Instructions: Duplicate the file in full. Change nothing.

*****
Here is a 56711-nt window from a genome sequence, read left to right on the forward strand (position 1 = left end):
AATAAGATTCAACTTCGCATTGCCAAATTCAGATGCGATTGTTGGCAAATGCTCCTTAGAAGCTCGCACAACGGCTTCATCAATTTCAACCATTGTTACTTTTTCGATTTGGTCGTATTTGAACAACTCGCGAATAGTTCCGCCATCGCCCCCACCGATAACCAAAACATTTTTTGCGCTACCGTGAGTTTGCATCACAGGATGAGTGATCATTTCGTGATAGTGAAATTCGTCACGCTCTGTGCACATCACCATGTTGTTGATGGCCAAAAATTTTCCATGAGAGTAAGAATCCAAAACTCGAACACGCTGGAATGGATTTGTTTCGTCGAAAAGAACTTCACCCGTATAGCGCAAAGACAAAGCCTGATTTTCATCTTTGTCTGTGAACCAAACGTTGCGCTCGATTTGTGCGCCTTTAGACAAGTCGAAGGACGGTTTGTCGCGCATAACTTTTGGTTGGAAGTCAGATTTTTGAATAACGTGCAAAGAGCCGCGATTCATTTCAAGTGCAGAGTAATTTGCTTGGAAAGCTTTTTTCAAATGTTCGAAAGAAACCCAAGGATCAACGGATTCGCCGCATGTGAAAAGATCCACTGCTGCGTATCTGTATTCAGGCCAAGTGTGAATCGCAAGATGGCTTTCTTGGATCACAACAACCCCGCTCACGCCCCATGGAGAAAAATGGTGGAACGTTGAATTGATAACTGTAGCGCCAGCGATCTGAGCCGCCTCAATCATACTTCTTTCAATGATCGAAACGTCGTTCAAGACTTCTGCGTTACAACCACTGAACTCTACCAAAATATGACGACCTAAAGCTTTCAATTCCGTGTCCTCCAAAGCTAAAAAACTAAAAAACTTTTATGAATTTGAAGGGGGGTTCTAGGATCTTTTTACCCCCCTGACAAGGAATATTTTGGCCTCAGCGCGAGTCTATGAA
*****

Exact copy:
Here is a 56711-nt window from a genome sequence, read left to right on the forward strand (position 1 = left end):
AATAAGATTCAACTTCGCATTGCCAAATTCAGATGCGATTGTTGGCAAATGCTCCTTAGAAGCTCGCACAACGGCTTCATCAATTTCAACCATTGTTACTTTTTCGATTTGGTCGTATTTGAACAACTCGCGAATAGTTCCGCCATCGCCCCCACCGATAACCAAAACATTTTTTGCGCTACCGTGAGTTTGCATCACAGGATGAGTGATCATTTCGTGATAGTGAAATTCGTCACGCTCTGTGCACATCACCATGTTGTTGATGGCCAAAAATTTTCCATGAGAGTAAGAATCCAAAACTCGAACACGCTGGAATGGATTTGTTTCGTCGAAAAGAACTTCACCCGTATAGCGCAAAGACAAAGCCTGATTTTCATCTTTGTCTGTGAACCAAACGTTGCGCTCGATTTGTGCGCCTTTAGACAAGTCGAAGGACGGTTTGTCGCGCATAACTTTTGGTTGGAAGTCAGATTTTTGAATAACGTGCAAAGAGCCGCGATTCATTTCAAGTGCAGAGTAATTTGCTTGGAAAGCTTTTTTCAAATGTTCGAAAGAAACCCAAGGATCAACGGATTCGCCGCATGTGAAAAGATCCACTGCTGCGTATCTGTATTCAGGCCAAGTGTGAATCGCAAGATGGCTTTCTTGGATCACAACAACCCCGCTCACGCCCCATGGAGAAAAATGGTGGAACGTTGAATTGATAACTGTAGCGCCAGCGATCTGAGCCGCCTCAATCATACTTCTTTCAATGATCGAAACGTCGTTCAAGACTTCTGCGTTACAACCACTGAACTCTACCAAAATATGACGACCTAAAGCTTTCAATTCCGTGTCCTCCAAAGCTAAAAAACTAAAAAACTTTTATGAATTTGAAGGGGGGTTCTAGGATCTTTTTACCCCCCTGACAAGGAATATTTTGGCCTCAGCGCGAGTCTATGAA